Series: Lent

God’s Answer to our Suffering World 2024

March 29, 2024 | Peter Rowan

Passage: Luke 23:35-43



The last words in Jesus' ears were not "Crucify him!" but rather "save yourself." He had entered Jerusalem to cries of "Hosanna!" which means "Save us!", Jesus stays on the cross not to save himself, but to save us. He doesn't save himself, but rather he saves the guilty, he saves us. This is the good news. And this good news is received as we, like the thief on the cross, know that we have nothing to bring to Jesus and all we can do is receive him. "Jesus, remember me when you come into your Kingdom", is answered with "Today, you will be with me in paradise!"


Let me pray for us.

 Lord, we thank you that you've welcomed us into your presence, you've called us to be with you today.  And to give our attention to this central image of the good news of Christian faith,  this mark that was the greatest symbol of violent subjugation,  the destruction of a body,  that in the miracle of Christ becomes a symbol of love.

 God, I pray that as we give our attention to the gift of your life for ours,  even the very gift of your death, that you would give us a sobriety of our life, that we would have a greater sense of our sinfulness, that we would have a greater desire to follow you, that we would be in awe of such love, such grace, and such mercy, such overwhelming compassion.

Speak to us even now, we pray. Amen.

I want to share with you a little bit about the cross and crucifixion, and then we're going to spend some time in this little narrative in Luke, that is actually the next section in our study that we just heard from, the last two passages that we just heard.

So this first little section I want to read to you about crucifixion comes from Tom Holland's book, he's a British historian who's incredibly interested. He wrote a book called Dominion just recently, five years ago. He writes this about crucifixion in the cross. He says, "Exposed to public view like slabs of meat hung from a market stall, troublesome slaves were nailed to crosses.

No death was more excruciating, more contemptible than crucifixion. To be hung naked, long in agony, swelling with ugly wheels on shoulders and chests, helpless to beat away the clamorous birds I've read elsewhere, often you would expect that flies and insects would actually be on those being crucified because of the blood and the cuts that they had already received.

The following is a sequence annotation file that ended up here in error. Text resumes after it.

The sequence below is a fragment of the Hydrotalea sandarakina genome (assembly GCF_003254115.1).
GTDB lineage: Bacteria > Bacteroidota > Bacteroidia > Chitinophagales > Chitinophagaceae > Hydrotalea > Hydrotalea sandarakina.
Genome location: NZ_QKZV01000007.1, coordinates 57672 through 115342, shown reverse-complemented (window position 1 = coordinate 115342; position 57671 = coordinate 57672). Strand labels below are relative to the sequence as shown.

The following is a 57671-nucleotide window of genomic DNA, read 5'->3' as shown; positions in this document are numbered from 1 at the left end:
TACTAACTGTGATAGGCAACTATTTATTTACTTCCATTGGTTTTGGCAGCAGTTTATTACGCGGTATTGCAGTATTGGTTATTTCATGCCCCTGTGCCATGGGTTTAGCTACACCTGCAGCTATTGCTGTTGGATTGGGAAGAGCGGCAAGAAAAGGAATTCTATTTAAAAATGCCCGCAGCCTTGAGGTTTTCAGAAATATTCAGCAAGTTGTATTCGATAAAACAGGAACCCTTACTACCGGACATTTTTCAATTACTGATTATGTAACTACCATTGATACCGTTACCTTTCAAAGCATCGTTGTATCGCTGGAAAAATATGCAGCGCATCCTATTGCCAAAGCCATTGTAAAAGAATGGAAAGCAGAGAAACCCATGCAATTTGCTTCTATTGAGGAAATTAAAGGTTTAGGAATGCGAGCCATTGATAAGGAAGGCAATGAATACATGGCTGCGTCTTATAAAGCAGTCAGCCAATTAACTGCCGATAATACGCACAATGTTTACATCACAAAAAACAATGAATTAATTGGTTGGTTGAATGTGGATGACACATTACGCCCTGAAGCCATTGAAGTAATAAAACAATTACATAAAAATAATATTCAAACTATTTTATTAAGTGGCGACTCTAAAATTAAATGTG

As such a fate, Roman intellectuals agreed was the worst imaginable.  Nothing spoke more eloquently of a failed revolt, as in the sight of hundreds upon hundreds of corpse hung crosses, whether lining a highway or else masked before a rebellious city. The hills all rounded, stripped bare of their trees. Even in peacetime, executioners would make a spectacle of their victims by suspending them in a variety of inventive ways, one perhaps upside down with his head towards the ground.  Another with a stake driven into his body.

 I'm editing that part for gentle ears.


Another attached to his arm, by his arms to a yoke. Yet in the exposure of the crucified to the public gaze, there lurked a paradox. So foul was the carry-on reek of their discrates that many felt tainted even by viewing a crucifixion. The Romans, for all that they had adopted, for all that they had adopted the punishment as the supreme penalty, they refused to countenance the possibility that it had originated with them. Meaning they thought it was so bad that they couldn't take the ownership of the cross. Only people famed for their barbarousness, which the Romans, they would say, we weren't. And cruelty could ever divide such a torture. The Persians, perhaps, or the Assyrians, or the Gauls.

Everything about the nailing of a point to a cross, a crux, was repellent. Why, the very word is harsh on our ears, crux. It was this disgust that crucifixion uniquely inspired, which explained why when slaves were condemned to death, they were executed in the meanest, wretchedest stretch of land beyond the city walls. What Luke tells us was called the place of the skull.

That's Tom Holland. Listen to this. John Stott, he has a great book on the cross, called The Cross of Christ. And in it he talks about how the Romans viewed the cross, but then also the Jews.